SINGAPORE - After her husband was convicted of drug-related offences in 2016, Sharon (not her real name) felt lost.
The mother of two knew there were debts to pay. Her children's tertiary school fees were soon due, and on top of that, they were angry with their father. They even told their mother to leave him.
But things started turning around for the 50-year-old administrator when she met long-term Yellow Ribbon Community Project (YRCP) volunteer Francis Ng.
When The Straits Times visited the family's flat in eastern Singapore on Thursday (Nov 26), Sharon said: "When I faced problems and had questions, he (Mr Ng) was the only one I had at the moment to answer them.
"The first time he came to visit me, you could see his sincerity. He was trying his best. He has a lot of heart and kept calling to check on me and (make sure) I'm fine," added Sharon, whose husband Richard (not his real name) has since finished serving his sentence.
Mr Ng, 63, was at her beck and call during her husband's incarceration, helping Sharon apply for various social service schemes, getting the family supermarket vouchers, and even writing to the children's schools to secure bursaries for them when their fees, which would have totalled about $13,000 a year, were due.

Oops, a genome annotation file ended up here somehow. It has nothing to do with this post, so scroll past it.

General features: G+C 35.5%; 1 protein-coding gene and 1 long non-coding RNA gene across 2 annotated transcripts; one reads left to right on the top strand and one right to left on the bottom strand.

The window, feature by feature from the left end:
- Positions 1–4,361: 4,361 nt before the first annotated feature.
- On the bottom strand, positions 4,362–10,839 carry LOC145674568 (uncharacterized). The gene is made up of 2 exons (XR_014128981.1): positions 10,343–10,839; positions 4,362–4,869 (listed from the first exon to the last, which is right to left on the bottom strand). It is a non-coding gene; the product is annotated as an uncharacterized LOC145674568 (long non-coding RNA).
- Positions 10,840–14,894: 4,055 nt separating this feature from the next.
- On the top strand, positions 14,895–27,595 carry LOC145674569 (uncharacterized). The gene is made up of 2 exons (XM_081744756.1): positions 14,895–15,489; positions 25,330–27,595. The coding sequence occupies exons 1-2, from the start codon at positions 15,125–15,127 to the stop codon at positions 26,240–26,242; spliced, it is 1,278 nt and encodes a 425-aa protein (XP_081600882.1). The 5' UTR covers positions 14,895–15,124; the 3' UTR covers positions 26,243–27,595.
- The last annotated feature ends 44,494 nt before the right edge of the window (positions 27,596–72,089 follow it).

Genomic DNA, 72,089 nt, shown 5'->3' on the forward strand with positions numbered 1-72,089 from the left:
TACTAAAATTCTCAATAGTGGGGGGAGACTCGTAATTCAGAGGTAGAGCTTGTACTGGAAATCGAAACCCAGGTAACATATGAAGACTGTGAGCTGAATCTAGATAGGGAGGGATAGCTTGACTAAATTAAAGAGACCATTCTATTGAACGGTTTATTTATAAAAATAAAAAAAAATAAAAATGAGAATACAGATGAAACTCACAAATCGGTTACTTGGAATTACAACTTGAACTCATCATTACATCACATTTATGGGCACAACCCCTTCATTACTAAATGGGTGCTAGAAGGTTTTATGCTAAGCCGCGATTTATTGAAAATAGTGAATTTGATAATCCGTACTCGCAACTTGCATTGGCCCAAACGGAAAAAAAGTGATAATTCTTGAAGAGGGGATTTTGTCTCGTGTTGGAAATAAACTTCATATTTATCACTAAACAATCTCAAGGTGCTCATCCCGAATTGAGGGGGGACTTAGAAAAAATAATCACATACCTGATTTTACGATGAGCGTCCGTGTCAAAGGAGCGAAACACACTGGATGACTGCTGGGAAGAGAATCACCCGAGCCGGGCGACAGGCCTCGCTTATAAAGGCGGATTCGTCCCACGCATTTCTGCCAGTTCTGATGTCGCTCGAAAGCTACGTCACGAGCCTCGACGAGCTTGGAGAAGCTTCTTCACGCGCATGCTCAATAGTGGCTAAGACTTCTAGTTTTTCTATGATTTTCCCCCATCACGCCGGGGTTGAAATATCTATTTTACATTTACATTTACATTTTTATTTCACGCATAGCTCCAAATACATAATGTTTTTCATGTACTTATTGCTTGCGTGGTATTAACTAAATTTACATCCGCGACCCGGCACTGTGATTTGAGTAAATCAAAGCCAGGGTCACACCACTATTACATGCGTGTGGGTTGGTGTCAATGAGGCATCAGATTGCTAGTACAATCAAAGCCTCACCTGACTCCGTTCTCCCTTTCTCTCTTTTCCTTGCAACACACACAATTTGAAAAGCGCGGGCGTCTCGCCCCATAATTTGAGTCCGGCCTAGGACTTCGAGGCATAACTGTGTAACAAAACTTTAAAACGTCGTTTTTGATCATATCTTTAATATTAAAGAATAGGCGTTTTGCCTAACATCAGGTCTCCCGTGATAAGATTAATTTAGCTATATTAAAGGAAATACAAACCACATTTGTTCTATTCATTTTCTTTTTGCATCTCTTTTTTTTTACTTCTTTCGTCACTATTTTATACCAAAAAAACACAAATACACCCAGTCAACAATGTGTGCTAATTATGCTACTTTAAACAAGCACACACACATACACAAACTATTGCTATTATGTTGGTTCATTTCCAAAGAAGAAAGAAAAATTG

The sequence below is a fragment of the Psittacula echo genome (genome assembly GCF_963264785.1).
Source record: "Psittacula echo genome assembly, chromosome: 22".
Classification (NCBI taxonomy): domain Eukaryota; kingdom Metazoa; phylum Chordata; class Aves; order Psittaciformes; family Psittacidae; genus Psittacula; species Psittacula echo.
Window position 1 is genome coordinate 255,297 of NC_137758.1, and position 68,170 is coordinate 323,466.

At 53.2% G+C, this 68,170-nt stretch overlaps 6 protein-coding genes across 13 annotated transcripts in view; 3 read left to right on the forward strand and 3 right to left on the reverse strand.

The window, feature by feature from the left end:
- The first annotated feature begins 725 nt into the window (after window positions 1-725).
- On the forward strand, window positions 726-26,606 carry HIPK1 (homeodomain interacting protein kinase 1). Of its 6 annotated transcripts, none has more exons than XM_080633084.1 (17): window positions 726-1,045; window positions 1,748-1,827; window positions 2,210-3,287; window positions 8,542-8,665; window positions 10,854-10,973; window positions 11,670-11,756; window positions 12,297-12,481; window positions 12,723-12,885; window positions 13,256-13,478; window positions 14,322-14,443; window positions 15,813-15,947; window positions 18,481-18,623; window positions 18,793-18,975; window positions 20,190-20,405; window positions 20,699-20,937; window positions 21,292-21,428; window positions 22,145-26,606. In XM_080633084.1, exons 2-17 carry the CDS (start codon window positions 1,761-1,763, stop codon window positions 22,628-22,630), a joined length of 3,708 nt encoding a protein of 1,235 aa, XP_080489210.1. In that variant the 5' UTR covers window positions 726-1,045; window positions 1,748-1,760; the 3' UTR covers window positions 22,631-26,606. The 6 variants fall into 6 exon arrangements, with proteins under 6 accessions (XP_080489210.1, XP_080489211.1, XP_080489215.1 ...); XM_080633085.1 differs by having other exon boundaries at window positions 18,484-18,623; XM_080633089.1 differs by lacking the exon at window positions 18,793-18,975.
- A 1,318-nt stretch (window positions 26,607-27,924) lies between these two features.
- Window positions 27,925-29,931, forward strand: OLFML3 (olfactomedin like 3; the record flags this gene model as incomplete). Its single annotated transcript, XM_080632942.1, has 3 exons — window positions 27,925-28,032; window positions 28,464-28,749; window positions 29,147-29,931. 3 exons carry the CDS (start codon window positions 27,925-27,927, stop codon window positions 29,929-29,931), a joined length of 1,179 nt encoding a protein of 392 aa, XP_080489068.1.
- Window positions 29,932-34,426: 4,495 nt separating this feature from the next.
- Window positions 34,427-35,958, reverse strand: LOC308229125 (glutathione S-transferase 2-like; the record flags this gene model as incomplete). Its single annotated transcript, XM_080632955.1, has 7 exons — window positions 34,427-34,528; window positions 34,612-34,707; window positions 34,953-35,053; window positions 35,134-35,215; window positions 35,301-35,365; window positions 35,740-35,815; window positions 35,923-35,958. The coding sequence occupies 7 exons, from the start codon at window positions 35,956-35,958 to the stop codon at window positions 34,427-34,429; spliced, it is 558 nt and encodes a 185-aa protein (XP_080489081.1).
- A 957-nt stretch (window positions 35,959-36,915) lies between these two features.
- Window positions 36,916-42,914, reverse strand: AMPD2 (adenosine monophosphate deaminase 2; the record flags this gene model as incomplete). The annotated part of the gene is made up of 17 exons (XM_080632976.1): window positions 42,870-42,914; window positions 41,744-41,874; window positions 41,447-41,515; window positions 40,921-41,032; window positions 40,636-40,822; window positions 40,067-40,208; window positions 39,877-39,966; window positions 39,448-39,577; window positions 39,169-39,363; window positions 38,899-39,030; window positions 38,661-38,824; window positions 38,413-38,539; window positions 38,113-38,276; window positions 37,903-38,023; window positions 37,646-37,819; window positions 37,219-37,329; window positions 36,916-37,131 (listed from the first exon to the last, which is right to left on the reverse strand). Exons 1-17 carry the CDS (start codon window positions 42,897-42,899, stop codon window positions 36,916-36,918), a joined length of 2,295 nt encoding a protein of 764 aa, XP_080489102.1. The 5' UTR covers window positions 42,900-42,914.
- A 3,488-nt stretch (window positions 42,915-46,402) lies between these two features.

On Saturday, Mr Ng, who works in the healthcare industry helping the elderly, was one of 30 recipients of the 10-Year Service Award for his volunteer work with the YRCP.
Speaking at the YRCP Awards and Appreciation ceremony, Minister of State for Home Affairs and National Development Muhammad Faishal Ibrahim thanked the volunteers for their hard work, even amid the Covid-19 pandemic.
"Your effort in keeping up the engagement, providing immediate support to the families of the offenders, and helping them access government and community assistance, is crucial to stabilise the family situation quickly and minimise further disruptions to their daily lives," said Dr Faishal.
The YRCP started in September 2010. It links trained grassroots volunteers with families of newly admitted offenders to offer them support and assistance by putting them in touch with social support networks for financial help, as well as providing them with family support and other welfare needs.
Volunteers will approach families only after consent has been given by the offenders, and they help the families in areas including finance, education, housing and employment.
As at October this year, more than 1,200 volunteers have been trained and reached out to more than 15,000 families islandwide.
Mr Ng was one of the project's first volunteers. On average, he and his team reach out to between two and seven families a week.
When asked what drives him to continue helping families, Mr Ng said: "(It) is something which is very difficult to explain and there's no word that can actually express the satisfaction until you've experienced it yourself.
"Once you help a family, then you can see that after the discharge (of the offender), the family will do very well... so you know you did something which actually helps," he added.
As for Richard, he said going home to his wife and children was "like winning the lottery". When asked how he felt that his family were taken care of while he was serving his sentence, he smiled and said he was "grateful".